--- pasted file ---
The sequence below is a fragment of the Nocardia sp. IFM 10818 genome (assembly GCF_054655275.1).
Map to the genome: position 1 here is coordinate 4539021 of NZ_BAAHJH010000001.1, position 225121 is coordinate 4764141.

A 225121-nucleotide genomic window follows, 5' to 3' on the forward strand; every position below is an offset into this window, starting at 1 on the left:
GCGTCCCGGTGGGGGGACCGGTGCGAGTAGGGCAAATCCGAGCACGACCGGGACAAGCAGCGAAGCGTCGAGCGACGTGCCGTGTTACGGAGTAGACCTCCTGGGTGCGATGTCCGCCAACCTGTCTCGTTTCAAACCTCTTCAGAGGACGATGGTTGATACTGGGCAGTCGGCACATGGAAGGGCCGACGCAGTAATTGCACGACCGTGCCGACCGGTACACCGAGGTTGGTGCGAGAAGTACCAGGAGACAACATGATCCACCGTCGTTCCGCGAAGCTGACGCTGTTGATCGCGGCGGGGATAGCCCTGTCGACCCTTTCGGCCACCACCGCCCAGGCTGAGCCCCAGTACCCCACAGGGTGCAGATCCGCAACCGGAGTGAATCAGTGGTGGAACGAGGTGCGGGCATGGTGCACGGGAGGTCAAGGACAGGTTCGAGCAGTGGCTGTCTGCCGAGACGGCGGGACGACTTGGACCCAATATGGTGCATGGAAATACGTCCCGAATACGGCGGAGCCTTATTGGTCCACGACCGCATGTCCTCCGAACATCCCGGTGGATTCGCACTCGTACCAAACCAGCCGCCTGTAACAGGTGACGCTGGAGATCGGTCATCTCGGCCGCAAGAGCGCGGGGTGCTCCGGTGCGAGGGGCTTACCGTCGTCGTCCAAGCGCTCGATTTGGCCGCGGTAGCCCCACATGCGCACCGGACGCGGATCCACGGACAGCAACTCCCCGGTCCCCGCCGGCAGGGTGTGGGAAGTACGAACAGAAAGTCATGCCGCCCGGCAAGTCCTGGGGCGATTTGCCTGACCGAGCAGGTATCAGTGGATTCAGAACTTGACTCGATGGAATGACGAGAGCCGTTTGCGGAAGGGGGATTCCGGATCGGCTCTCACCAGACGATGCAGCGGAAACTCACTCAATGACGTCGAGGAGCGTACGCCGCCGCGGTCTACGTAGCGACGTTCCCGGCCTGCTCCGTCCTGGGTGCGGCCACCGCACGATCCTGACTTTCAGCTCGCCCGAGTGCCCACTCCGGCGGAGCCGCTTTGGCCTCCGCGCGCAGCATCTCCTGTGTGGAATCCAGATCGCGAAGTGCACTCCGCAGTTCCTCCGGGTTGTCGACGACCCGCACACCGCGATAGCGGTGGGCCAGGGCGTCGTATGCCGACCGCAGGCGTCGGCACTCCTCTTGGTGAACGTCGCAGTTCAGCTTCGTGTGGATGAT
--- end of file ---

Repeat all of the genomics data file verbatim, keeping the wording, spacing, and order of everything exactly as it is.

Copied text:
The sequence below is a fragment of the Nocardia sp. IFM 10818 genome (assembly GCF_054655275.1).
Map to the genome: position 1 here is coordinate 4539021 of NZ_BAAHJH010000001.1, position 225121 is coordinate 4764141.

A 225121-nucleotide genomic window follows, 5' to 3' on the forward strand; every position below is an offset into this window, starting at 1 on the left:
GCGTCCCGGTGGGGGGACCGGTGCGAGTAGGGCAAATCCGAGCACGACCGGGACAAGCAGCGAAGCGTCGAGCGACGTGCCGTGTTACGGAGTAGACCTCCTGGGTGCGATGTCCGCCAACCTGTCTCGTTTCAAACCTCTTCAGAGGACGATGGTTGATACTGGGCAGTCGGCACATGGAAGGGCCGACGCAGTAATTGCACGACCGTGCCGACCGGTACACCGAGGTTGGTGCGAGAAGTACCAGGAGACAACATGATCCACCGTCGTTCCGCGAAGCTGACGCTGTTGATCGCGGCGGGGATAGCCCTGTCGACCCTTTCGGCCACCACCGCCCAGGCTGAGCCCCAGTACCCCACAGGGTGCAGATCCGCAACCGGAGTGAATCAGTGGTGGAACGAGGTGCGGGCATGGTGCACGGGAGGTCAAGGACAGGTTCGAGCAGTGGCTGTCTGCCGAGACGGCGGGACGACTTGGACCCAATATGGTGCATGGAAATACGTCCCGAATACGGCGGAGCCTTATTGGTCCACGACCGCATGTCCTCCGAACATCCCGGTGGATTCGCACTCGTACCAAACCAGCCGCCTGTAACAGGTGACGCTGGAGATCGGTCATCTCGGCCGCAAGAGCGCGGGGTGCTCCGGTGCGAGGGGCTTACCGTCGTCGTCCAAGCGCTCGATTTGGCCGCGGTAGCCCCACATGCGCACCGGACGCGGATCCACGGACAGCAACTCCCCGGTCCCCGCCGGCAGGGTGTGGGAAGTACGAACAGAAAGTCATGCCGCCCGGCAAGTCCTGGGGCGATTTGCCTGACCGAGCAGGTATCAGTGGATTCAGAACTTGACTCGATGGAATGACGAGAGCCGTTTGCGGAAGGGGGATTCCGGATCGGCTCTCACCAGACGATGCAGCGGAAACTCACTCAATGACGTCGAGGAGCGTACGCCGCCGCGGTCTACGTAGCGACGTTCCCGGCCTGCTCCGTCCTGGGTGCGGCCACCGCACGATCCTGACTTTCAGCTCGCCCGAGTGCCCACTCCGGCGGAGCCGCTTTGGCCTCCGCGCGCAGCATCTCCTGTGTGGAATCCAGATCGCGAAGTGCACTCCGCAGTTCCTCCGGGTTGTCGACGACCCGCACACCGCGATAGCGGTGGGCCAGGGCGTCGTATGCCGACCGCAGGCGTCGGCACTCCTCTTGGTGAACGTCGCAGTTCAGCTTCGTGTGGATGAT